Although Sae2, as well as the MRX complex, is dispensable for some mitotic homologous recombination processes requiring Rad52 and Rad51 (6, 32, 47, 82), several observations indicate that Sae2 may also have mitotic functions. (i) sae2Δ cells have been shown to be hypersensitive to the alkylating agent methyl methanesulfonate (MMS), and the fidelity of mitotic DSB repair in these cells has been shown to be affected (49, 66). (ii) Sae2, along with MRX, is also required for repair of mitotic hairpin-capped DSBs induced by inverted Alu sequences, indicating that Sae2 may participate in making protected DNA ends accessible to resection in mitotic cells also (40). (iii) A lack of Sae2 enhances Tel1-mediated Rad53 phosphorylation after DNA damage, and this enhancement requires the MRX complex, suggesting that sae2Δ cells may accumulate DNA lesions specifically sensed by the Tel1/MRX-dependent checkpoint (84). (iv) High levels of Sae2 not only cause telomere lengthening in a Tel1-dependent manner, but also accelerate the rebalancing of telomere length when sudden telomere elongation is induced by TEL1 overexpression, suggesting a role for Sae2 in unprotected telomeric end processing (87).

We now show that the functions of Sae2 in DNA repair and recombination require the checkpoint pathway that responds to DNA damage during the mitotic cell cycle. Sae2, whose lack delays the recovery from checkpoint-mediated cell cycle arrest, undergoes Mec1- and Tel1-dependent phosphorylation both periodically during the unperturbed cell cycle and in response to DNA damage independently of cell cycle progression. Site-directed mutagenesis of the favored ATM/ATR phosphorylation sites indicates that they are essential not only for DNA damage-induced Sae2 phosphorylation but also for Sae2 functions in vivo.



To construct plasmid pML469.14, containing the 1,037-bp SAE2 open reading frame flanked by 329 bp upstream and 226 bp downstream, the 1,592-bp EcoRI-EcoRI fragment from a yeast genomic DNA library was cloned into the EcoRI-EcoRI sites of plasmid YIplac128 (23). This plasmid was used as a template to create alanine substitution mutants by QuikChange site-directed mutagenesis (Stratagene), thus generating plasmids pML473.15, pML474.35, pML488.15, pML475.5, and pML468.6, carrying, respectively, the sae21-5 (alanine substitutions at S72, S73, T75, S76, and T90), sae26-9 (alanine substitutions at S249, S278, T279, and S289), sae22,5,6,8,9 (alanine substitutions at S73, T90, S249, T279, and S289), sae21-2,5-9 (alanine substitutions at S72, S73, T90, S249, S278, T279, and S289), and sae21-9 (alanine substitutions at S72, S73, T75, S76, T90, S249, S278, T279, and S289) alleles, as confirmed by subsequent nucleotide sequence determination. The 1,592-bp EcoRI-EcoRI fragments from plasmids pML473.15, pML474.35, pML488.15, pML475.5, and pML468.6, carrying, respectively, the sae21-5, sae26-9, sae22,5,6,8,9, sae21-2,5-9, and sae21-9 alleles, were cloned into the EcoRI site of plasmid YIplac204 (23) to produce plasmids pML484, pML482, pML487, pML478, and pML476.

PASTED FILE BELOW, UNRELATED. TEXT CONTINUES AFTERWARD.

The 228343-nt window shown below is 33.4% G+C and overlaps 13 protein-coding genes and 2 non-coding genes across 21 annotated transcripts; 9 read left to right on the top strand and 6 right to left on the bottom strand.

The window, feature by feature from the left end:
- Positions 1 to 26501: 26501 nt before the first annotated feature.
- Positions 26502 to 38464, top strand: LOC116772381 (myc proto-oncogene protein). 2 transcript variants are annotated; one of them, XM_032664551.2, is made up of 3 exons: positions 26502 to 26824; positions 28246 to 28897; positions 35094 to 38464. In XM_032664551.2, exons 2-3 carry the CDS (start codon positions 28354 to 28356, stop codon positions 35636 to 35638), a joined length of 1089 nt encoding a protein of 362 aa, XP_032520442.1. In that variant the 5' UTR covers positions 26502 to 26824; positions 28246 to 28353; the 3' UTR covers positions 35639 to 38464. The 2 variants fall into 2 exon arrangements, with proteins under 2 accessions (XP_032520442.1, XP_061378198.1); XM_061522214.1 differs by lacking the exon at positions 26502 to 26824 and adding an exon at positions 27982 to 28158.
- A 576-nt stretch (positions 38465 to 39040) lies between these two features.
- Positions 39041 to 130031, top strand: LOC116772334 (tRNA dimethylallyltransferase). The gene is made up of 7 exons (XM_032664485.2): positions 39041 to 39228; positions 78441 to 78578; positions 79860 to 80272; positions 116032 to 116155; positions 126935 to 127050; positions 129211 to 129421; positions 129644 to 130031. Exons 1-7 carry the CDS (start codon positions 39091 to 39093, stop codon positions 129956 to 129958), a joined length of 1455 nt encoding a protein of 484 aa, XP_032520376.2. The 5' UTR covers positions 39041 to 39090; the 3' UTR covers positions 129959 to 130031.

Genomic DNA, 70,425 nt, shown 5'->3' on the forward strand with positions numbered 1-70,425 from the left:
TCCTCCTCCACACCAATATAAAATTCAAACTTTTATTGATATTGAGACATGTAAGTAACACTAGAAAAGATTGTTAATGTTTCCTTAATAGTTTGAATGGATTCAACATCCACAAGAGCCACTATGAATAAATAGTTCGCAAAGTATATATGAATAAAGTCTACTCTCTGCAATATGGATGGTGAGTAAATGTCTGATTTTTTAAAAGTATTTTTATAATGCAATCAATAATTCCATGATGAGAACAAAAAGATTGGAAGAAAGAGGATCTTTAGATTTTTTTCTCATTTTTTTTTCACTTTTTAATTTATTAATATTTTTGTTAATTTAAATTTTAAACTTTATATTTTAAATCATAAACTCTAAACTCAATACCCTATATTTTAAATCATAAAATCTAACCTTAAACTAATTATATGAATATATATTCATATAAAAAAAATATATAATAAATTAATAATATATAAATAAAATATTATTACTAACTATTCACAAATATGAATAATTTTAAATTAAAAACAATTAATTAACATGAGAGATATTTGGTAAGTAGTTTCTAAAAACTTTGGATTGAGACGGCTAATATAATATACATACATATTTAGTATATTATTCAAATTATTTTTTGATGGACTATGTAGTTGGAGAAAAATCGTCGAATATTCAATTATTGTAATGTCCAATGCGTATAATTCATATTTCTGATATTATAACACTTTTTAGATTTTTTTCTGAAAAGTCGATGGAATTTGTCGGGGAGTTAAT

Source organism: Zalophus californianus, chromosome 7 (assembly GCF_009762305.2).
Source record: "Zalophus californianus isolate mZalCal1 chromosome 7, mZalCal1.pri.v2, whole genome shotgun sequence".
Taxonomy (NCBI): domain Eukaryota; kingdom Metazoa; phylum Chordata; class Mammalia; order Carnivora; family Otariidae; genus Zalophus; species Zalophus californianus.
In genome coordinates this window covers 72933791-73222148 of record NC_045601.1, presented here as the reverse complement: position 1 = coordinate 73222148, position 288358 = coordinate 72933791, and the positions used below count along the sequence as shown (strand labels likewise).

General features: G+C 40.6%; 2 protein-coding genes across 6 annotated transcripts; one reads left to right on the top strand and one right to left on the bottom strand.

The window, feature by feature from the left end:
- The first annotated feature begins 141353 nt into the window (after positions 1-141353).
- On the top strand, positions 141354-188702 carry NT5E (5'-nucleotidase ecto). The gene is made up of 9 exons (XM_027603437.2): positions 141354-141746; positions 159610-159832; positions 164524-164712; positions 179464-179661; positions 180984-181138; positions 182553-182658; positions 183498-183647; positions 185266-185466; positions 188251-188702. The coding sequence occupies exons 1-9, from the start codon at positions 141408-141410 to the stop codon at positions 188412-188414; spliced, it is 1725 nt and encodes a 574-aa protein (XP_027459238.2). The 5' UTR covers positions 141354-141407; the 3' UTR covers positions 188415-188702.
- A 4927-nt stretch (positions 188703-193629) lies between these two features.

Yeast strains and media.

The relevant genotypes of all the yeast strains used in this study are listed in Table Table1.1. All the strains were constructed during this study, and all were derivatives of W303 (K699) (MATa or MATα ade2-1 can1-100 his3-11,15 leu2-3,112 trp1-1 ura3 rad5), with the exception of strains YLL1357, YLL1368.21, YLL1375.39, YLL1406, YLL1407, and YLL1408, which were generated from strain HS21 (MATα ade5-1 his7-2 ura3Δ trp1-289 leu2-3,112::p305L3 LEU2 lys2::AluIR), kindly provided by M. A. Resnick (Research Triangle Park, N.C.) (see below).

S. cerevisiae strains used in this study

Strains YLL1069.3 and YLL1357, where 968 bp of the SAE2 coding region was replaced by the KANMX4 gene, were generated from strains K699 and HS21 by a one-step PCR disruption method (88). Strains DMP4048/7D and DMP4105/3B, where 3,890 bp of the RAD50 coding region and 2,880 bp of the MRC1 coding region, respectively, were replaced by the Kluyveromyces lactis HIS3 gene, were generated from strain DMP3909/7D by a one-step PCR disruption method (88). Deletions of the MEC1, TEL1, SML1, BAR1, RAD53, CHK1, RAD9, DDC1, MEC3, RAD17, and RAD24 genes were constructed as previously described (43, 44, 59, 60).